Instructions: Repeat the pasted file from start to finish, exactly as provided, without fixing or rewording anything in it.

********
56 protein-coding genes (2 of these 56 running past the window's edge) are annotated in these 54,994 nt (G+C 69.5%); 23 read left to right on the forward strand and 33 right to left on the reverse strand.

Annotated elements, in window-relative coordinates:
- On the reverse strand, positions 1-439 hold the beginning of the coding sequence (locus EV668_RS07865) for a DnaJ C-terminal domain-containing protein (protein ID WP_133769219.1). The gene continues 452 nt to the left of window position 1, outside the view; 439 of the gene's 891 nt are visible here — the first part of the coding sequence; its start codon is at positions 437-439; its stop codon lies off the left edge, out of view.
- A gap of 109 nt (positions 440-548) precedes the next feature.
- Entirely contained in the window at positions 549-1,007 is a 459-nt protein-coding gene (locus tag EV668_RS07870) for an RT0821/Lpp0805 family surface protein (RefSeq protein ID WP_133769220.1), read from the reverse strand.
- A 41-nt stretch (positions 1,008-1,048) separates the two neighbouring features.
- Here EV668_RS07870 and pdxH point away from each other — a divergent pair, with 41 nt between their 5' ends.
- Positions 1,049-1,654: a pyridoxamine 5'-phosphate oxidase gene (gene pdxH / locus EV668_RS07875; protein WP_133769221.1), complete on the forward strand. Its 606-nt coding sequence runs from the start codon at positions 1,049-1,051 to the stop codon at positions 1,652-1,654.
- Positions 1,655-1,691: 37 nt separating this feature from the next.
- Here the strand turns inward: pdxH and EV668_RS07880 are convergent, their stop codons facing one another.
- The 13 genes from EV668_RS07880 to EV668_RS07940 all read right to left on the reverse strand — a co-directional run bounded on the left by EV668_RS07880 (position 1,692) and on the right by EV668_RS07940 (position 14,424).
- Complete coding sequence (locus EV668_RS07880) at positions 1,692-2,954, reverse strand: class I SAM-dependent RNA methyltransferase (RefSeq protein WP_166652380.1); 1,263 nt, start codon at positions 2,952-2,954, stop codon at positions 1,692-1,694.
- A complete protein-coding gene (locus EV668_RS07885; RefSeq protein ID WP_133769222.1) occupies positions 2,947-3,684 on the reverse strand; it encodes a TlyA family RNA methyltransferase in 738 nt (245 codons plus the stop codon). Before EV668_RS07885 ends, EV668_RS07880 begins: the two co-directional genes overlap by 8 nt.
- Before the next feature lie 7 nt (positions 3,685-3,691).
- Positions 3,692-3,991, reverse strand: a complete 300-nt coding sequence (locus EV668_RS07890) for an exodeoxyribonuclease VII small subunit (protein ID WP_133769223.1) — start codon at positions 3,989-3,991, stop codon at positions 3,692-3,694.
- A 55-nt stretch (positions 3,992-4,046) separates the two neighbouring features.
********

56 protein-coding genes (2 of these 56 running past the window's edge) are annotated in these 54,994 nt (G+C 69.5%); 23 read left to right on the forward strand and 33 right to left on the reverse strand.

Annotated elements, in window-relative coordinates:
- On the reverse strand, positions 1-439 hold the beginning of the coding sequence (locus EV668_RS07865) for a DnaJ C-terminal domain-containing protein (protein ID WP_133769219.1). The gene continues 452 nt to the left of window position 1, outside the view; 439 of the gene's 891 nt are visible here — the first part of the coding sequence; its start codon is at positions 437-439; its stop codon lies off the left edge, out of view.
- A gap of 109 nt (positions 440-548) precedes the next feature.
- Entirely contained in the window at positions 549-1,007 is a 459-nt protein-coding gene (locus tag EV668_RS07870) for an RT0821/Lpp0805 family surface protein (RefSeq protein ID WP_133769220.1), read from the reverse strand.
- A 41-nt stretch (positions 1,008-1,048) separates the two neighbouring features.
- Here EV668_RS07870 and pdxH point away from each other — a divergent pair, with 41 nt between their 5' ends.
- Positions 1,049-1,654: a pyridoxamine 5'-phosphate oxidase gene (gene pdxH / locus EV668_RS07875; protein WP_133769221.1), complete on the forward strand. Its 606-nt coding sequence runs from the start codon at positions 1,049-1,051 to the stop codon at positions 1,652-1,654.
- Positions 1,655-1,691: 37 nt separating this feature from the next.
- Here the strand turns inward: pdxH and EV668_RS07880 are convergent, their stop codons facing one another.
- The 13 genes from EV668_RS07880 to EV668_RS07940 all read right to left on the reverse strand — a co-directional run bounded on the left by EV668_RS07880 (position 1,692) and on the right by EV668_RS07940 (position 14,424).
- Complete coding sequence (locus EV668_RS07880) at positions 1,692-2,954, reverse strand: class I SAM-dependent RNA methyltransferase (RefSeq protein WP_166652380.1); 1,263 nt, start codon at positions 2,952-2,954, stop codon at positions 1,692-1,694.
- A complete protein-coding gene (locus EV668_RS07885; RefSeq protein ID WP_133769222.1) occupies positions 2,947-3,684 on the reverse strand; it encodes a TlyA family RNA methyltransferase in 738 nt (245 codons plus the stop codon). Before EV668_RS07885 ends, EV668_RS07880 begins: the two co-directional genes overlap by 8 nt.
- Before the next feature lie 7 nt (positions 3,685-3,691).
- Positions 3,692-3,991, reverse strand: a complete 300-nt coding sequence (locus EV668_RS07890) for an exodeoxyribonuclease VII small subunit (protein ID WP_133769223.1) — start codon at positions 3,989-3,991, stop codon at positions 3,692-3,694.
- A 55-nt stretch (positions 3,992-4,046) separates the two neighbouring features.